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Cathay Pacific

How Disgraced United Airlines Chief Smisek Talked Cathay Pacific out of a Budget Airline

How Disgraced United Airlines Chief Smisek Talked Cathay Pacific out of a Budget Airline
Joe Cortez

Former United Airlines chief executive Jeff Smisek is being credited for a business decision that had nothing to do with his legacy carrier. At a university lecture, the leader of Hong Kong’s Cathay Pacific admitted that Smisek talked him out of launching a low-cost subsidiary on the grounds that they would only be competing with themselves for customers.

Former United Airlines executive Jeff Smisek is back in the headlines again, but this time it has nothing to do with his alleged political activities. The South China Morning Post reports that the former aviation leader once talked Cathay Pacific out of launching their own low-cost carrier.

During a lecture at The Hong Kong Polytechnic University, Cathay Pacific chairman John Slosar cited a dinner with Smisek “a few years ago” for his decision to stay out of the low-cost carrier realm. In their time together, the conversation went towards American legacy carrier experiences with low-cost subsidiaries, including United’s “Ted” and Delta Air Lines’ “Song” sub-brands. As a result, Smisek advised his fellow executive to stay away, noting that a secondary brand would only compete against their main brand for flyers.

“[Smisek] was saying don’t go down the path of setting up all these different airlines, figure out how to make your main brand compete in the main markets, that is what you ultimately have to do,” Slosar told the audience, according to the SCMP. “Given the point about segmentation, its really hard to segment out, I think there is a lot of sense in that. Jeff sort of convinced us that was the right way to look at it.”

Although other carriers out of Hong Kong want to challenge Cathay Pacific for passengers, including international upstart Hong Kong Airlines, analysts believe that the flag carrier won’t start a low-cost subsidiary anytime soon. The strategy seems counterintuitive to other international carriers like Lufthansa group, which recently expanded their low-cost offerings by purchasing assets of the failed Air Berlin.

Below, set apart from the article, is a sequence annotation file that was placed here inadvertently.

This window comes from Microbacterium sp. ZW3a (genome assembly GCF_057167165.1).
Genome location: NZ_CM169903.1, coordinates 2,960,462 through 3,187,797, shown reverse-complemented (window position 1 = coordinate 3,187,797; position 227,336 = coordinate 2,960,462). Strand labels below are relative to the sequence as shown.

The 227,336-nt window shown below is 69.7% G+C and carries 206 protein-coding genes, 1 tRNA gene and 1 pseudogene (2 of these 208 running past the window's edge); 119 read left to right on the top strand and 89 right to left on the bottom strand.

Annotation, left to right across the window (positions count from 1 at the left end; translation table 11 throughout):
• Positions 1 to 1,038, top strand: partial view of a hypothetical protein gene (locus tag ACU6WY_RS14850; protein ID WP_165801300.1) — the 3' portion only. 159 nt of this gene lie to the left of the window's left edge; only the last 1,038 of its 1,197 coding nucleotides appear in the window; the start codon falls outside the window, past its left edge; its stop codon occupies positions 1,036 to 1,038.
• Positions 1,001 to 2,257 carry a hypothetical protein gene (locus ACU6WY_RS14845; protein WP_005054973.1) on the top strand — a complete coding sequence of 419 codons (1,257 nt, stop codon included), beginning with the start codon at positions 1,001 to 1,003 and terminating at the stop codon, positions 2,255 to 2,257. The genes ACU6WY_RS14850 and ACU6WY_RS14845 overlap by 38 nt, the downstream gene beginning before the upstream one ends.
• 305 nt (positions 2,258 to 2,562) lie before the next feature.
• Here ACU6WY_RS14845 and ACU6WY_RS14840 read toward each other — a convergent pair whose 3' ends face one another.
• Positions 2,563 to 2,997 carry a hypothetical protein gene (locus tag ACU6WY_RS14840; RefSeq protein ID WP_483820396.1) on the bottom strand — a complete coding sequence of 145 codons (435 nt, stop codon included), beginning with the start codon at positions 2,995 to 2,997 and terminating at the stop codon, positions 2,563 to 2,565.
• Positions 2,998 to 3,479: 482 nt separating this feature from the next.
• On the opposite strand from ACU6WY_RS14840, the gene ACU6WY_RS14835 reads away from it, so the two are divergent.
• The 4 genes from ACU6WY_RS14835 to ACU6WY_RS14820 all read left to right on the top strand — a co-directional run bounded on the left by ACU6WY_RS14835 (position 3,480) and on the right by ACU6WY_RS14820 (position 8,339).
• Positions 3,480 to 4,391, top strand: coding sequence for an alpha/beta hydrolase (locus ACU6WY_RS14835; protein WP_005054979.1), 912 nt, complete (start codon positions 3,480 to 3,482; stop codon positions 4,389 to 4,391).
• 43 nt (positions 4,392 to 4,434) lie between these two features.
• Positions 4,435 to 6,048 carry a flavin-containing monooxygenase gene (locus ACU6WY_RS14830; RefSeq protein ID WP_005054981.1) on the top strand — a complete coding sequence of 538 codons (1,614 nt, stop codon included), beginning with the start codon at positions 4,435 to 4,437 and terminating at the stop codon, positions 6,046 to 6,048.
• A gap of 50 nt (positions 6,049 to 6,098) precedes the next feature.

Smisek was shuffled out of United after the airline was probed for corruption over alleged flight benefits akin to bribery at Newark Liberty International Airport (EWR). For his time with the Chicago-based carrier, he received a generous compensation package which includes lifetime flight benefits.

[Photo: Shutterstock]

View Comments (5)

5 Comments

  1. geofflw

    February 13, 2018 at 4:34 pm

    That sounds like collusion. I wonder what else they discussed.

  2. LukeO9

    February 13, 2018 at 8:22 pm

    Chief Execuitives…the Royalty the US always wanted.

  3. Yoshi212

    February 13, 2018 at 8:44 pm

    I still miss Song.

  4. emcampbe

    February 14, 2018 at 7:48 am

    I also wonder how much the US experience is relevant to that of Asia.

    Low cost carrier sub-brands of US carriers have failed in the past – that’s for sure. But there’s a completely different market in Asia, and while i’m sure there are some similarities in the absolute basics, there are more differences than similarities. If this is all the decision was based on, I wonder how negligent the CX CEO must be in actually giving a LCC proper consideration. Maybe its the same result in the end, but at least considering factors relevant to the market is appropriate, and Smeisk doesn’t have that in the Asian market.

  5. htb

    February 14, 2018 at 8:35 am

    I thought low cost subsidiaries are set up to lower the cost base and replace routes previously served by the legacy carrier.There won’t be any competition between the two, just a taking over of routes. Having both carriers serve the same route will certainly see them compete over the same customer base.

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